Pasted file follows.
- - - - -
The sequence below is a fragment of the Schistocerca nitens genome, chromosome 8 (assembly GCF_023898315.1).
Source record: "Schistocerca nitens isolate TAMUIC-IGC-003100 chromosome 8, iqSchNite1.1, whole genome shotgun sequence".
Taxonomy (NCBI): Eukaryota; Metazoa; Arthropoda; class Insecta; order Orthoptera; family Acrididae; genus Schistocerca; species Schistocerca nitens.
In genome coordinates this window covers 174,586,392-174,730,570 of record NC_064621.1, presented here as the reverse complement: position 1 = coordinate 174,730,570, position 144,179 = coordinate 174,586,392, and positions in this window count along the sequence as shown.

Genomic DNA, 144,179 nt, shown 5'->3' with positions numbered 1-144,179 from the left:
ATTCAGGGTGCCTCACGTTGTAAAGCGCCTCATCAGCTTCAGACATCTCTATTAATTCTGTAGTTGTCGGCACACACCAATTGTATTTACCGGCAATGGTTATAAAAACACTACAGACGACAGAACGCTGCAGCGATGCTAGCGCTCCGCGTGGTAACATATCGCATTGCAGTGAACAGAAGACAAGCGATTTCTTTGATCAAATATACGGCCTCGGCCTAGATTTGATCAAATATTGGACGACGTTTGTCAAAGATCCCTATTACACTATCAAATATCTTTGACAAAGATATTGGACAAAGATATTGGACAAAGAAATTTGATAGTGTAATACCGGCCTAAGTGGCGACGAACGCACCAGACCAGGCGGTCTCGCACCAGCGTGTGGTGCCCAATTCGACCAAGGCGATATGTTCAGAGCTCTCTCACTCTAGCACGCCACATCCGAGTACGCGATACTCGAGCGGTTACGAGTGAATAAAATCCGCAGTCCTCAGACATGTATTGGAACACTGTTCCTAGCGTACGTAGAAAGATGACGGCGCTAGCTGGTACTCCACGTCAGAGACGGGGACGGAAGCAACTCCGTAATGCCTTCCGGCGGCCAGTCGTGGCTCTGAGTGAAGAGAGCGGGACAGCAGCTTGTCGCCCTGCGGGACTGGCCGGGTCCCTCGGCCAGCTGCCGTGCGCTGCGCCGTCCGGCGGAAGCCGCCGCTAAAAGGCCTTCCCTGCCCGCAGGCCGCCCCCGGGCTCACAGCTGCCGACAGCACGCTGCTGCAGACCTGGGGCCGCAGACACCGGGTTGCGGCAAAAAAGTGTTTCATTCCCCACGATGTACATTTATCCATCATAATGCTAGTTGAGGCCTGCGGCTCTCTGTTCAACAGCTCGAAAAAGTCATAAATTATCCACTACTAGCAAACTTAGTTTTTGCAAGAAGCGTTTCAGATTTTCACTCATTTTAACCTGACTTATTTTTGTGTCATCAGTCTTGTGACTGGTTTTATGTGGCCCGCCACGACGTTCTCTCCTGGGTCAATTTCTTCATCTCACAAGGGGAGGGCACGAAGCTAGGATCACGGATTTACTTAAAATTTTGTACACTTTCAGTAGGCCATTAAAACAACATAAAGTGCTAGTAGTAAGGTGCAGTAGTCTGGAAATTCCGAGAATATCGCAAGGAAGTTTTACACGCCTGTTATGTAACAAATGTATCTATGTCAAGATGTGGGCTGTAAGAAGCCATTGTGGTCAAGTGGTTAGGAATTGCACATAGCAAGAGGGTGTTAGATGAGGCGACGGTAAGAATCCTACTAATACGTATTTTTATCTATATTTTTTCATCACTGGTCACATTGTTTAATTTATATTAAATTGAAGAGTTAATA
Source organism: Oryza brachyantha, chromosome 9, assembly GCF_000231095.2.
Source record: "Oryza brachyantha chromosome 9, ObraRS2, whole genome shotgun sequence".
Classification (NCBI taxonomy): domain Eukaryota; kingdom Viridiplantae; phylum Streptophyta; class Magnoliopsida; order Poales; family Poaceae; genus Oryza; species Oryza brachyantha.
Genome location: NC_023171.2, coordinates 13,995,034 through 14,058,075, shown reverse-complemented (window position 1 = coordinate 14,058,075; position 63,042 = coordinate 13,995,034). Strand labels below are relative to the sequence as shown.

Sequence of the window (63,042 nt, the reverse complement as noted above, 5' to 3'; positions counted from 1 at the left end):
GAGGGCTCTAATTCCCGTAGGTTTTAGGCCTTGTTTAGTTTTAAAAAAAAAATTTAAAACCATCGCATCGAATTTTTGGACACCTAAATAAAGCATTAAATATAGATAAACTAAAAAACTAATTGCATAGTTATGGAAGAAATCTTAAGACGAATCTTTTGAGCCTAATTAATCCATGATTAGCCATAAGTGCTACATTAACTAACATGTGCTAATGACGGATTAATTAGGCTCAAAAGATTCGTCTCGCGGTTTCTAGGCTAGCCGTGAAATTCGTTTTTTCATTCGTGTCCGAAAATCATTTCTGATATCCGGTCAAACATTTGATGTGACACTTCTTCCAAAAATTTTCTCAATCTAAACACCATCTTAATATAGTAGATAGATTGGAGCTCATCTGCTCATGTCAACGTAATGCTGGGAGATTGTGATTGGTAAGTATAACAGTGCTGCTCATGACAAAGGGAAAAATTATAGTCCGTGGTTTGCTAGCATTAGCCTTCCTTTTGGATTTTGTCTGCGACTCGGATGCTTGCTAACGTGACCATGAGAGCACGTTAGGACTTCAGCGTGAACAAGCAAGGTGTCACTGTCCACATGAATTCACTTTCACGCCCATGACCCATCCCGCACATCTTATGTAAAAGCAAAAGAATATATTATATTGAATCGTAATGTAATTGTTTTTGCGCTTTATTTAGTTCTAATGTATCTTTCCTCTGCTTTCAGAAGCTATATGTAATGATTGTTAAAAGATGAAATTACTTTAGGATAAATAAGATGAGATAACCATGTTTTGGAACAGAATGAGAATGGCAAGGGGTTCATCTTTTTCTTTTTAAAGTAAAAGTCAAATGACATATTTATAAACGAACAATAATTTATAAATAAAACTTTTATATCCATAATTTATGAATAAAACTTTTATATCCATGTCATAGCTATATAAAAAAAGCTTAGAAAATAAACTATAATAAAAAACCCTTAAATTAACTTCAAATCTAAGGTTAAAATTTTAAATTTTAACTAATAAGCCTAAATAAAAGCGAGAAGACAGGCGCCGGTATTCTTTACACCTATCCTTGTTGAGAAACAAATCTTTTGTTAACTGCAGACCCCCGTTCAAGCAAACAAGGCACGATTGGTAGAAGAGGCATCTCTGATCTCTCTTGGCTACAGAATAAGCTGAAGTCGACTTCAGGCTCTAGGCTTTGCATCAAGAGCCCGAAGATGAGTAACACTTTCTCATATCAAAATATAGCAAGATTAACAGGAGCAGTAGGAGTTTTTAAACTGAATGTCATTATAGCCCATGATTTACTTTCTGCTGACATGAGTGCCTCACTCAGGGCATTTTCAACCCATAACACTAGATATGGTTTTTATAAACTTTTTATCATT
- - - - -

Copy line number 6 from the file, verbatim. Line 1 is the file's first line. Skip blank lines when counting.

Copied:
ATTCAGGGTGCCTCACGTTGTAAAGCGCCTCATCAGCTTCAGACATCTCTATTAATTCTGTAGTTGTCGGCACACACCAATTGTATTTACCGGCAATGGTTATAAAAACACTACAGACGACAGAACGCTGCAGCGATGCTAGCGCTCCGCGTGGTAACATATCGCATTGCAGTGAACAGAAGACAAGCGATTTCTTTGATCAAATATACGGCCTCGGCCTAGATTTGATCAAATATTGGACGACGTTTGTCAAAGATCCCTATTACACTATCAAATATCTTTGACAAAGATATTGGACAAAGATATTGGACAAAGAAATTTGATAGTGTAATACCGGCCTAAGTGGCGACGAACGCACCAGACCAGGCGGTCTCGCACCAGCGTGTGGTGCCCAATTCGACCAAGGCGATATGTTCAGAGCTCTCTCACTCTAGCACGCCACATCCGAGTACGCGATACTCGAGCGGTTACGAGTGAATAAAATCCGCAGTCCTCAGACATGTATTGGAACACTGTTCCTAGCGTACGTAGAAAGATGACGGCGCTAGCTGGTACTCCACGTCAGAGACGGGGACGGAAGCAACTCCGTAATGCCTTCCGGCGGCCAGTCGTGGCTCTGAGTGAAGAGAGCGGGACAGCAGCTTGTCGCCCTGCGGGACTGGCCGGGTCCCTCGGCCAGCTGCCGTGCGCTGCGCCGTCCGGCGGAAGCCGCCGCTAAAAGGCCTTCCCTGCCCGCAGGCCGCCCCCGGGCTCACAGCTGCCGACAGCACGCTGCTGCAGACCTGGGGCCGCAGACACCGGGTTGCGGCAAAAAAGTGTTTCATTCCCCACGATGTACATTTATCCATCATAATGCTAGTTGAGGCCTGCGGCTCTCTGTTCAACAGCTCGAAAAAGTCATAAATTATCCACTACTAGCAAACTTAGTTTTTGCAAGAAGCGTTTCAGATTTTCACTCATTTTAACCTGACTTATTTTTGTGTCATCAGTCTTGTGACTGGTTTTATGTGGCCCGCCACGACGTTCTCTCCTGGGTCAATTTCTTCATCTCACAAGGGGAGGGCACGAAGCTAGGATCACGGATTTACTTAAAATTTTGTACACTTTCAGTAGGCCATTAAAACAACATAAAGTGCTAGTAGTAAGGTGCAGTAGTCTGGAAATTCCGAGAATATCGCAAGGAAGTTTTACACGCCTGTTATGTAACAAATGTATCTATGTCAAGATGTGGGCTGTAAGAAGCCATTGTGGTCAAGTGGTTAGGAATTGCACATAGCAAGAGGGTGTTAGATGAGGCGACGGTAAGAATCCTACTAATACGTATTTTTATCTATATTTTTTCATCACTGGTCACATTGTTTAATTTATATTAAATTGAAGAGTTAATA